Liberal arts majors are a dying breed

Discussion in 'Off-Topic Discussions' started by decimon, Jul 5, 2017.

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  1. decimon

    decimon Active Member

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    Market Watch
    Jillian Berman
    July 4, 2017

    Excerpt:

    The findings come amid growing concern about the future of the liberal arts in favor of degrees with a more clearly defined career path. Traditional fields, like English and history, saw the biggest declines among humanities majors, while fields like communications and gender studies fared better. Meanwhile, engineering, health and medical sciences and the natural sciences, were the only major fields to experience an increase in the share of bachelor’s degrees conferred over the past 10 years, according to the analysis.

    More... Liberal arts majors are a dying breed - MarketWatch
     
  2. SteveFoerster

    SteveFoerster Resident Gadfly

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    That's unfortunate. In particular, the would could use more people with a strong understanding of history.
     
  3. decimon

    decimon Active Member

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    If you're not otherwise wealthy, the cost of a degree without job prospects could be a tragic investment.
     
  4. SteveFoerster

    SteveFoerster Resident Gadfly

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  5. decimon

    decimon Active Member

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    That goes back to my question, it was a question, about the value of an IS/IT degree. Why not a liberal arts degree combined with appropriate techie certs?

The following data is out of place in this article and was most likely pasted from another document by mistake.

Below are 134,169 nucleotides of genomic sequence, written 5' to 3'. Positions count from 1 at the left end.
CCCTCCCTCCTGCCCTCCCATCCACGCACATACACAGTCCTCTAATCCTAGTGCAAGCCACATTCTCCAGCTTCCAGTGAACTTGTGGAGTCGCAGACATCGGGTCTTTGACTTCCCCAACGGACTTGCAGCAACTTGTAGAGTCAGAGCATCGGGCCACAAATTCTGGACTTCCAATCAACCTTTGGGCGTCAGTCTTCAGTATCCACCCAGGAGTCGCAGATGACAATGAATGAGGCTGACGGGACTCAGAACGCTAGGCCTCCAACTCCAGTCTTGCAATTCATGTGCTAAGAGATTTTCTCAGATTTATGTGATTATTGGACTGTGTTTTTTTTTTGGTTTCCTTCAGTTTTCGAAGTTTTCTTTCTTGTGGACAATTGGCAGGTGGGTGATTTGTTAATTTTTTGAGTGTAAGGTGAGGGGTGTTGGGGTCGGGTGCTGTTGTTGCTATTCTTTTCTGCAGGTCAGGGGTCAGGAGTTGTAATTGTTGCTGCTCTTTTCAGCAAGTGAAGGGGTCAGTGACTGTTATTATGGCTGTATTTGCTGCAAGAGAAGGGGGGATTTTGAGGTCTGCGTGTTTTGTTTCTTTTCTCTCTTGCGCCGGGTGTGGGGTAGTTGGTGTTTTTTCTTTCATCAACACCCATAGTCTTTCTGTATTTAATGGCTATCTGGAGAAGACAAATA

Back when I was a pup, companies would hire liberal arts graduates and give them OJT. At least with the liberal arts grads they had people who could right wells.
     
  6. Kizmet

    Kizmet Moderator

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  7. heirophant

    heirophant Member

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    I can easily understand (and would recommend) majoring in something job-preparatory right out of high-school. Career preparation.

    But I strongly embrace the idea of continuing education. So I would favor older individuals who already have jobs and a career path moving to broaden themselves out a little so as to become something more like intellectuals and not just glorified technicians with expertise in one small set of problems but little knowledge of anything else. (There's no reason why education needs to cease in one's early 20's.)

    At one time (the 1990's, I guess) I had real hopes that DL would provide an older age-cohort of students with those kind of opportunities. That's what attracted me to DL in the first place. But things haven't really evolved in that way.
     
  8. decimon

    decimon Active Member

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  9. decimon

    decimon Active Member

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    Unless someone will support you for the coming years, there's little choice. Working your way through college now seems less feasible than ever.
     

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